As we’ll see in the rest of this series, UICA football is a different beast than NSWC football. How many six-goal blowouts happened in World Cup qualifying last cycle? 10? 30? More? When was the last time you saw a 6-0 or 7-1 in UICA or IFCF football? It’s not like it doesn’t or can’t happen, or that the scorinator is markedly different, it’s just the nature of the competitions. In the World Cup, a decent team has between 4 and 12 straight up gimmie matchups every cycle, rolling over some tinpot ragtag bunch of bare-footed island folk on the way to the real party. A good team competing in the UICA Champions League aren’t going to have to go through that same qualifying rigamarole. More often than not they get put straight into the group stages to play three of the best clubs world football has to offer.

Of all the teams to have played over 50 matches of UICA football, only a handful have a win percentage of more than fifty, and the majority of those are from associations that are, er, associated with the earlier days of UICA football.

Teams: 50+ UICA games    SOC           Percentage
Ranca Toco CAF 59.95%
Dunboor FC CAF 57.96%
Arrigo Portuguese CAM 56.03%
Porto Lacruz CAF 55.45%
Caires City CAM 55.41%
Kitsilano Konquerors COM 55.41%
Fryi Frêndê FFD 55.36%
Cafundó do Juta CAF 55.02%
AFF CAF 54.97%
County Stanley LLF 54.51%
Handon United SCT 54.43%
Black Oasis Athletic COM 54.23%
SC Rinaldi VAL 53.75%
CF Mont-Pluie LLF 53.50%
Vezhidrupa PZJ 53.45%
San Solari FC COM 53.27%
Port Sebastian SCT 53.19%
El din Marbles CAM 53.03%
Albrecht FC CAM 52.63%
Clube Comercial CAF 52.60%
Clube Imperial CAF 52.59%
Qidade Savana JSY 52.49%
Petardos S/A CAF 52.36%
Eldorado CAF 52.24%
Namiri Forest ZWZ 52.00%
Kapundae FC HAN 52.00%
Olympic Nassau Bay NGD 51.72%
Ajax Khaldoon QPM 51.67%
Tihon CMT 51.52%
Dûsanto Mojaikĭjĭ JSY 51.43%
Sporting Esper ZWZ 51.32%
Somer City and Surrounds ETM 51.16%
FC Fairleigh-Warburton ETM 51.11%
Albrecht Turkish CAM 51.01%
Ephesian FC ZWZ 50.98%
Argos LP COM 50.93%
Soldarian FC VAL 50.89%
Heidelstadt Falken JSY 50.85%
Garitzeta Racing Club ITB 50.60%
Nestingham FC FAC 50.48%
Alianza FC SJG 50.30%
Extramarine MIU 50.00%
Liria Prizren MYT 50.00%
Football Nordiqueville SPT 50.00%
Exton FC APX 50.00%
Energia-Yaderny Miago MYT 50.00%

Selected others
1830 Cathair AUD 48.59%
Yuba United COM 48.23%
Raynor City United VAL 46.88%
Directus EUR 41.16%
AFC Treason NPH 40.96%

Compare and contrast to the World Cup, where around two-hundred teams - a little under ten percent - have win ratios higher than .500. If you’ve entered twenty World Cups and have a win percentage of 45%, you’re probably Eastfield Lodge. If you’re playing UICA football every season and you have a win percentage of about 45, you might be one of the greatest teams of all time.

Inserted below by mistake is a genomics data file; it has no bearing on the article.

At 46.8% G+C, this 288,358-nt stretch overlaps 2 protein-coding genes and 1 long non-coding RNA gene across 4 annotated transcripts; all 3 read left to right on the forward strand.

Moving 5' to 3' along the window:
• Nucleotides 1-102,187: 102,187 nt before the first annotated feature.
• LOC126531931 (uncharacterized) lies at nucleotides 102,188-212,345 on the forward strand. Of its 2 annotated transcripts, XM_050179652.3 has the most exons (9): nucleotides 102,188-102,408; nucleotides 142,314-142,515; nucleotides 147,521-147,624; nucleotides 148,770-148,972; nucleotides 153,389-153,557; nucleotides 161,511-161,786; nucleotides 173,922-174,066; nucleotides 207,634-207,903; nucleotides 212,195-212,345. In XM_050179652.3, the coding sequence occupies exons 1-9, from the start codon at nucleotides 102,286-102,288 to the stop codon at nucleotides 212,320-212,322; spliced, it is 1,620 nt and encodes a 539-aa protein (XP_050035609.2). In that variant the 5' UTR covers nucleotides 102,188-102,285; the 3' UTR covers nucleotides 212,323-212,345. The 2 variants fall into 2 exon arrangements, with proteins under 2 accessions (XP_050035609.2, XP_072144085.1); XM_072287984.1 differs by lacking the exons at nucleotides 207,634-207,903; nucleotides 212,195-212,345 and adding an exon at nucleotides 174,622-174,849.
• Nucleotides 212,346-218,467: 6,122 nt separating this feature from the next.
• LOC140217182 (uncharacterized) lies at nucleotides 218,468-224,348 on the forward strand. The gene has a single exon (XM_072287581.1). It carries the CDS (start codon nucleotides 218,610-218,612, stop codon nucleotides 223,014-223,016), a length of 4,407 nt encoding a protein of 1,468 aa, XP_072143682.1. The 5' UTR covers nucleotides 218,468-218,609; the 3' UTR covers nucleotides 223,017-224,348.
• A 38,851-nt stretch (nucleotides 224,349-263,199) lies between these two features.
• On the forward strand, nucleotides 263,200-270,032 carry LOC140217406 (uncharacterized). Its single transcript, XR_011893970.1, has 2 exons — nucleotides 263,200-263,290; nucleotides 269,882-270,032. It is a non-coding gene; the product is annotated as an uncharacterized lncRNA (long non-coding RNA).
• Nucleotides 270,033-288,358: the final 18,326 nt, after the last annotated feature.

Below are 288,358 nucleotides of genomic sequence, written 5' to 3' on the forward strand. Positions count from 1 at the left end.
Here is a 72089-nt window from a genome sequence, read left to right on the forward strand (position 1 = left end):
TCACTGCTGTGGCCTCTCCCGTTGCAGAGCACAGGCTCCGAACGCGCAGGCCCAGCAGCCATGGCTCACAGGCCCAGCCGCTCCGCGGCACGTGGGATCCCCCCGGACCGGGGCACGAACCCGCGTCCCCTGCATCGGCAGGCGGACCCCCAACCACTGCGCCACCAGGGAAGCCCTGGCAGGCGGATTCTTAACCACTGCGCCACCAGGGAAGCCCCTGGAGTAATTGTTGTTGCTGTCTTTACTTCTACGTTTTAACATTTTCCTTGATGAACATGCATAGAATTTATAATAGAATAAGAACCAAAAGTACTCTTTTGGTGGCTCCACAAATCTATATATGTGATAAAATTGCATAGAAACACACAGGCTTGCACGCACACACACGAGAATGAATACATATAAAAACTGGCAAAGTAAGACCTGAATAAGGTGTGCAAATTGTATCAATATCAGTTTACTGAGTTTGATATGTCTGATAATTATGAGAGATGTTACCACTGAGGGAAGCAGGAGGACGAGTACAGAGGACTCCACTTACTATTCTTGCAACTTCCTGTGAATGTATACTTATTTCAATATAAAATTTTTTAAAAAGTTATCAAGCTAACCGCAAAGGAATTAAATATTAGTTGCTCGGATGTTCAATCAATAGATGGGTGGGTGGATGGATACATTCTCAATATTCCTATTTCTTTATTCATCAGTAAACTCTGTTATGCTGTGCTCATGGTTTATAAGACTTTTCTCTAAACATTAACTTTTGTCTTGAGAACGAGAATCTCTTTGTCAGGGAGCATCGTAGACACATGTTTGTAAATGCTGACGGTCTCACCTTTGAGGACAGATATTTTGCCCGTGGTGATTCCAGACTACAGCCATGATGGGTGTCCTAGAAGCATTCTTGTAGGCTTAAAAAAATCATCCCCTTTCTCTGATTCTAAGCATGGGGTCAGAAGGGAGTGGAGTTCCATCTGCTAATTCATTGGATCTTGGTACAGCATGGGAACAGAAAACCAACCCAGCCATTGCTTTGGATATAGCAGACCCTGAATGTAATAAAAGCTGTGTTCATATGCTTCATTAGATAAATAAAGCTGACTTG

So Scorigami-wise, the UICA tournaments are more conservative than the World Cup. I spy something pretty interesting though. In seventy three cycles, two scores only happened once. A 6-6 and an 8-4. Cool. Let’s have a look at these games.


Ordinarily, this would mean I have to do some tiresome formula jiggery-pokery to find all the games which have a combined 12 goals and then wait for the document to figure out how to ctrl+f through eighty-five thousand results. At least, that’d be the case if this was The Idiot Project database. The UICA database was put together by someone who knew what they were doing. Looking up both matches is a synch because of this beautiful thing here.


This is ‘The Code’. Commerce Heights assigned every single official UICA game an official code. It works like this.


The first symbol is either C, G, S, X or !. Champions Cup, Globe Cup, SBCC, Supercup or a special one-off match.
The second symbol is the cycle, from 01 to 73.
The third symbol denotes the round. A-E are for preliminary rounds - the further through the qualifiers you go, the further through the alphabet you go. The key for the group stage is G, then it’s K and J for the second and third rounds, Q for the quarters, S for the semis and Z for the finals. In the Supercup, this is always X.
The fourth part is a number denoting which tie the match is. The seventh match of the first preliminary stage would therefore be A07. At the end, an A is for the first leg of an encounter and a B is for the second leg.
In group stage matches, this digit-digit-letter format is replaced by a letter-digit-digit. The letter is the group and the number is from 01 to 12 for which match it is.

So let’s look at these games.

In the thirty-seventh Globe Cup (UICA cycle 40. The Globe Cup started appearing in UICA cycle 4), the second leg of the Playoff Round match between Ancharmunn’s Seersha County and an Orean United team that hadn’t made an appearance in UICA football for eight cycles finished as a drab, scoreless 0-0 draw. As a result, Orean went through on aggregate 8-4.

Both sides had, evidently, played every single card they had in the first leg.

Orean’s all-time win-percentage of 36.25% is a modest one. The side were never quite the team in either Liventian domestic football or the LAPFL Federation - the combined domestic league of Adi’han and Liventia - commonly qualifying for the Globe Cup via their talent for winning domestic cup competitions while also slumping to 13th in the league.

Orean went into the match as second favourites.

Believe it or not, Seersha were the favourites.